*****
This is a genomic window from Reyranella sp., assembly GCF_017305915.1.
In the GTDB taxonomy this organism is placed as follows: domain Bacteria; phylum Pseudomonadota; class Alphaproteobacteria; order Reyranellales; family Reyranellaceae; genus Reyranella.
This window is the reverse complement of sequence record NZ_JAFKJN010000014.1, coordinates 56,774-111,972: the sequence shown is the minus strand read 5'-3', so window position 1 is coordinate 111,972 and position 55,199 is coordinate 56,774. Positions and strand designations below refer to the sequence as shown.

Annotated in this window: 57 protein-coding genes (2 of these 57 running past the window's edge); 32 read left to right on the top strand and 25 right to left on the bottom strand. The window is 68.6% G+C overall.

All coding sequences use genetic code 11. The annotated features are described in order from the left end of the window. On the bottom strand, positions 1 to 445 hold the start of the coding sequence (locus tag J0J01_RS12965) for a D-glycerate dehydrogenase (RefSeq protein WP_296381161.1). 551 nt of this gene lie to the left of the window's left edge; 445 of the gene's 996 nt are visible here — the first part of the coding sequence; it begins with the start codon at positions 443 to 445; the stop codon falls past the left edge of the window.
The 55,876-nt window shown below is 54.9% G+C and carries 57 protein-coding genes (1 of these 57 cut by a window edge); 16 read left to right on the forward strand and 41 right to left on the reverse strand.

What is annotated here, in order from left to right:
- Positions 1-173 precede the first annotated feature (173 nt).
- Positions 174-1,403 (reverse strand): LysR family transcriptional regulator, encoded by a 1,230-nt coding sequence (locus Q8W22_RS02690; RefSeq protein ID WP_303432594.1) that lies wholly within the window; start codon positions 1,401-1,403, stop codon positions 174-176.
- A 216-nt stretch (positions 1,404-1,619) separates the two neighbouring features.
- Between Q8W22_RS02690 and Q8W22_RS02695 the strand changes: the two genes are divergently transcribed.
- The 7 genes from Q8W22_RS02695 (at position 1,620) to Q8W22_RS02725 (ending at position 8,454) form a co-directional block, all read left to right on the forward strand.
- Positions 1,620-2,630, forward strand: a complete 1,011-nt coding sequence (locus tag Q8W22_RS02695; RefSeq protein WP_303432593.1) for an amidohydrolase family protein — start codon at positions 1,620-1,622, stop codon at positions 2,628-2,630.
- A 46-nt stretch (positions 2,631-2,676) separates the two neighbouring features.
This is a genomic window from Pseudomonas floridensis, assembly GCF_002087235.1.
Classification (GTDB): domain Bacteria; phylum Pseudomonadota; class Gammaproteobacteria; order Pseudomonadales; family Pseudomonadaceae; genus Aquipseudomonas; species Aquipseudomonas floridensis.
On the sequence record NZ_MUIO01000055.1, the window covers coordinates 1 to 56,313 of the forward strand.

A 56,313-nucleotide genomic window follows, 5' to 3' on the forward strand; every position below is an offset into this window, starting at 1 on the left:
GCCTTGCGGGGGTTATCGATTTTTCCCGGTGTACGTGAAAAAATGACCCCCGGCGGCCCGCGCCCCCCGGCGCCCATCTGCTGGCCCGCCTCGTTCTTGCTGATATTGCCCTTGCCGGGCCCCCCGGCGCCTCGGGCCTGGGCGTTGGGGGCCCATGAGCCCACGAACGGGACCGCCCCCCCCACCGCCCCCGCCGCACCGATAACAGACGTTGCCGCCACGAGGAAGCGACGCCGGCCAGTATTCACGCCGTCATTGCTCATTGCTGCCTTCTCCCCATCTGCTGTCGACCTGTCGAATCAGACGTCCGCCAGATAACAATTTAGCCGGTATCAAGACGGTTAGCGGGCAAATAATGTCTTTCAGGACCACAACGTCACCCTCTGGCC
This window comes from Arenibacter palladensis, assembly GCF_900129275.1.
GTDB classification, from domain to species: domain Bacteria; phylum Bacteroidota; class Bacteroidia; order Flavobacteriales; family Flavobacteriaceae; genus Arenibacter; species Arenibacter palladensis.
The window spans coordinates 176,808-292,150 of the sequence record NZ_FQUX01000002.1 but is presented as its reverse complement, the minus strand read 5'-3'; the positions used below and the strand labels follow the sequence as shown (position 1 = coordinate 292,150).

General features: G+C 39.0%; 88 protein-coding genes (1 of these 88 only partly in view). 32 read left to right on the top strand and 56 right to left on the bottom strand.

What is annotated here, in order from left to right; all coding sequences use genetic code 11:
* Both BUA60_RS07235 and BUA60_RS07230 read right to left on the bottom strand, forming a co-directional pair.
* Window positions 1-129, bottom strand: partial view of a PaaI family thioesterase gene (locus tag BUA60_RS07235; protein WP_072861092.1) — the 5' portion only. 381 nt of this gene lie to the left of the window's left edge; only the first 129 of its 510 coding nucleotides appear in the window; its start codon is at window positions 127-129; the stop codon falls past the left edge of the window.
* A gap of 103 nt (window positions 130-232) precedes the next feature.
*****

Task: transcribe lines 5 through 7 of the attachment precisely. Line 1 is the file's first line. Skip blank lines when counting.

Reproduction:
All coding sequences use genetic code 11. The annotated features are described in order from the left end of the window. On the bottom strand, positions 1 to 445 hold the start of the coding sequence (locus tag J0J01_RS12965) for a D-glycerate dehydrogenase (RefSeq protein WP_296381161.1). 551 nt of this gene lie to the left of the window's left edge; 445 of the gene's 996 nt are visible here — the first part of the coding sequence; it begins with the start codon at positions 443 to 445; the stop codon falls past the left edge of the window.
The 55,876-nt window shown below is 54.9% G+C and carries 57 protein-coding genes (1 of these 57 cut by a window edge); 16 read left to right on the forward strand and 41 right to left on the reverse strand.

What is annotated here, in order from left to right: